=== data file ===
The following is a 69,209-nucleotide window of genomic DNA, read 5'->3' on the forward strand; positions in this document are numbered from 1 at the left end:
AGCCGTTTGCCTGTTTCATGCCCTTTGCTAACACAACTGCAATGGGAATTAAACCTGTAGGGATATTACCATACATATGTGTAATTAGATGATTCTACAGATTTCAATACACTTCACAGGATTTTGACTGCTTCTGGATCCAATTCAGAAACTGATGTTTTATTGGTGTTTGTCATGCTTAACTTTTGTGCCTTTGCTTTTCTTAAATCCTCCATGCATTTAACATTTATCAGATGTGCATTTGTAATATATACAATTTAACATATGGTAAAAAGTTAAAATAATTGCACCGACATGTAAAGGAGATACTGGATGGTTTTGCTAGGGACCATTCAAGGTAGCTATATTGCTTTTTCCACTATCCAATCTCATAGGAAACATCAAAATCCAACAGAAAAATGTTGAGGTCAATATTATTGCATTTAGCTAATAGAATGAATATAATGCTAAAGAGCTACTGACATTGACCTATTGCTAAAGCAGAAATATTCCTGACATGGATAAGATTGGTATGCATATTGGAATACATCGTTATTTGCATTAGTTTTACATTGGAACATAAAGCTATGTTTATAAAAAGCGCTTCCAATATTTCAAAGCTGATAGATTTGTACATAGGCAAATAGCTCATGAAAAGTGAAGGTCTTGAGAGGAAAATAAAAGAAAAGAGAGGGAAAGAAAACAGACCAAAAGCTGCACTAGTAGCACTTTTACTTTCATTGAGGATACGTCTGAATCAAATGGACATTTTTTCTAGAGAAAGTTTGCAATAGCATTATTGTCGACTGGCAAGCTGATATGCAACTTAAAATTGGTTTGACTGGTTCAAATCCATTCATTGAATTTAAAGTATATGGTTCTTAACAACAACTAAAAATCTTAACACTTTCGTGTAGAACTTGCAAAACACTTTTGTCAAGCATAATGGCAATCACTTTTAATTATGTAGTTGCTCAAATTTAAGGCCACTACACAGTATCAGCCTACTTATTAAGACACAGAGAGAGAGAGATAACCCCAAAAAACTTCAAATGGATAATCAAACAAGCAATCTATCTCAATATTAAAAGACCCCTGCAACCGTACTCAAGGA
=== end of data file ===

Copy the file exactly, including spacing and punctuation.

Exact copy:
The following is a 69,209-nucleotide window of genomic DNA, read 5'->3' on the forward strand; positions in this document are numbered from 1 at the left end:
AGCCGTTTGCCTGTTTCATGCCCTTTGCTAACACAACTGCAATGGGAATTAAACCTGTAGGGATATTACCATACATATGTGTAATTAGATGATTCTACAGATTTCAATACACTTCACAGGATTTTGACTGCTTCTGGATCCAATTCAGAAACTGATGTTTTATTGGTGTTTGTCATGCTTAACTTTTGTGCCTTTGCTTTTCTTAAATCCTCCATGCATTTAACATTTATCAGATGTGCATTTGTAATATATACAATTTAACATATGGTAAAAAGTTAAAATAATTGCACCGACATGTAAAGGAGATACTGGATGGTTTTGCTAGGGACCATTCAAGGTAGCTATATTGCTTTTTCCACTATCCAATCTCATAGGAAACATCAAAATCCAACAGAAAAATGTTGAGGTCAATATTATTGCATTTAGCTAATAGAATGAATATAATGCTAAAGAGCTACTGACATTGACCTATTGCTAAAGCAGAAATATTCCTGACATGGATAAGATTGGTATGCATATTGGAATACATCGTTATTTGCATTAGTTTTACATTGGAACATAAAGCTATGTTTATAAAAAGCGCTTCCAATATTTCAAAGCTGATAGATTTGTACATAGGCAAATAGCTCATGAAAAGTGAAGGTCTTGAGAGGAAAATAAAAGAAAAGAGAGGGAAAGAAAACAGACCAAAAGCTGCACTAGTAGCACTTTTACTTTCATTGAGGATACGTCTGAATCAAATGGACATTTTTTCTAGAGAAAGTTTGCAATAGCATTATTGTCGACTGGCAAGCTGATATGCAACTTAAAATTGGTTTGACTGGTTCAAATCCATTCATTGAATTTAAAGTATATGGTTCTTAACAACAACTAAAAATCTTAACACTTTCGTGTAGAACTTGCAAAACACTTTTGTCAAGCATAATGGCAATCACTTTTAATTATGTAGTTGCTCAAATTTAAGGCCACTACACAGTATCAGCCTACTTATTAAGACACAGAGAGAGAGAGATAACCCCAAAAAACTTCAAATGGATAATCAAACAAGCAATCTATCTCAATATTAAAAGACCCCTGCAACCGTACTCAAGGA